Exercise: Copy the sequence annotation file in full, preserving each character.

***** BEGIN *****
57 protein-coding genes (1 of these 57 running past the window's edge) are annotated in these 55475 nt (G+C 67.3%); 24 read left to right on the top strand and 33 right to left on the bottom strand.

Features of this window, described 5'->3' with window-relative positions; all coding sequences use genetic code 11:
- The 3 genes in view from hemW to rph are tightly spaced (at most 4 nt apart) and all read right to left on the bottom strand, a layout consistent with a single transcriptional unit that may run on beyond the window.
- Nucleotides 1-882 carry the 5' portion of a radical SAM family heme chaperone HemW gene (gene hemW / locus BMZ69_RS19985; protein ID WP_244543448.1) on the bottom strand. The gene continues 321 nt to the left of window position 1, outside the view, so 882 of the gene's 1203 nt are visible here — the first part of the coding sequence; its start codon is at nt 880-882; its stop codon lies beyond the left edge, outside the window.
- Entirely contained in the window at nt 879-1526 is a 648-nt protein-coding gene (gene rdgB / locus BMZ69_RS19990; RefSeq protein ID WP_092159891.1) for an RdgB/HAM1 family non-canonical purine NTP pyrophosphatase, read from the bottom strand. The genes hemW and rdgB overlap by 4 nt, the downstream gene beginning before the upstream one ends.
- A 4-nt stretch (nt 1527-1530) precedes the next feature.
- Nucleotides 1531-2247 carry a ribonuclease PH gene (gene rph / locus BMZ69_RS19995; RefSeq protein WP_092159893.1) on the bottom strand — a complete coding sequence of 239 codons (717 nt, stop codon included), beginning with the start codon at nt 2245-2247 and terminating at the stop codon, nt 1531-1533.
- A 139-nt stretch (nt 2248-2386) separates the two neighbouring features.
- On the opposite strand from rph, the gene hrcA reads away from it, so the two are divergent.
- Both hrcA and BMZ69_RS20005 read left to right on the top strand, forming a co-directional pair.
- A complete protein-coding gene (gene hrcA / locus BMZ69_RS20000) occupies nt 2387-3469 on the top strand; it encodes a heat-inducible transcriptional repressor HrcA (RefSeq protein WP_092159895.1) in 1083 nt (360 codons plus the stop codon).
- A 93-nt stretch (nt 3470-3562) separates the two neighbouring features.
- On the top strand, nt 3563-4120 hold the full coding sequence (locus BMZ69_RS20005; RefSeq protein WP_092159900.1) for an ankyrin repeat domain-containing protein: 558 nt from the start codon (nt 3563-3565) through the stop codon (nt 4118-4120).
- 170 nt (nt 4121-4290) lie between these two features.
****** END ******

57 protein-coding genes (1 of these 57 running past the window's edge) are annotated in these 55475 nt (G+C 67.3%); 24 read left to right on the top strand and 33 right to left on the bottom strand.

Features of this window, described 5'->3' with window-relative positions; all coding sequences use genetic code 11:
- The 3 genes in view from hemW to rph are tightly spaced (at most 4 nt apart) and all read right to left on the bottom strand, a layout consistent with a single transcriptional unit that may run on beyond the window.
- Nucleotides 1-882 carry the 5' portion of a radical SAM family heme chaperone HemW gene (gene hemW / locus BMZ69_RS19985; protein ID WP_244543448.1) on the bottom strand. The gene continues 321 nt to the left of window position 1, outside the view, so 882 of the gene's 1203 nt are visible here — the first part of the coding sequence; its start codon is at nt 880-882; its stop codon lies beyond the left edge, outside the window.
- Entirely contained in the window at nt 879-1526 is a 648-nt protein-coding gene (gene rdgB / locus BMZ69_RS19990; RefSeq protein ID WP_092159891.1) for an RdgB/HAM1 family non-canonical purine NTP pyrophosphatase, read from the bottom strand. The genes hemW and rdgB overlap by 4 nt, the downstream gene beginning before the upstream one ends.
- A 4-nt stretch (nt 1527-1530) precedes the next feature.
- Nucleotides 1531-2247 carry a ribonuclease PH gene (gene rph / locus BMZ69_RS19995; RefSeq protein WP_092159893.1) on the bottom strand — a complete coding sequence of 239 codons (717 nt, stop codon included), beginning with the start codon at nt 2245-2247 and terminating at the stop codon, nt 1531-1533.
- A 139-nt stretch (nt 2248-2386) separates the two neighbouring features.
- On the opposite strand from rph, the gene hrcA reads away from it, so the two are divergent.
- Both hrcA and BMZ69_RS20005 read left to right on the top strand, forming a co-directional pair.
- A complete protein-coding gene (gene hrcA / locus BMZ69_RS20000) occupies nt 2387-3469 on the top strand; it encodes a heat-inducible transcriptional repressor HrcA (RefSeq protein WP_092159895.1) in 1083 nt (360 codons plus the stop codon).
- A 93-nt stretch (nt 3470-3562) separates the two neighbouring features.
- On the top strand, nt 3563-4120 hold the full coding sequence (locus BMZ69_RS20005; RefSeq protein WP_092159900.1) for an ankyrin repeat domain-containing protein: 558 nt from the start codon (nt 3563-3565) through the stop codon (nt 4118-4120).
- 170 nt (nt 4121-4290) lie between these two features.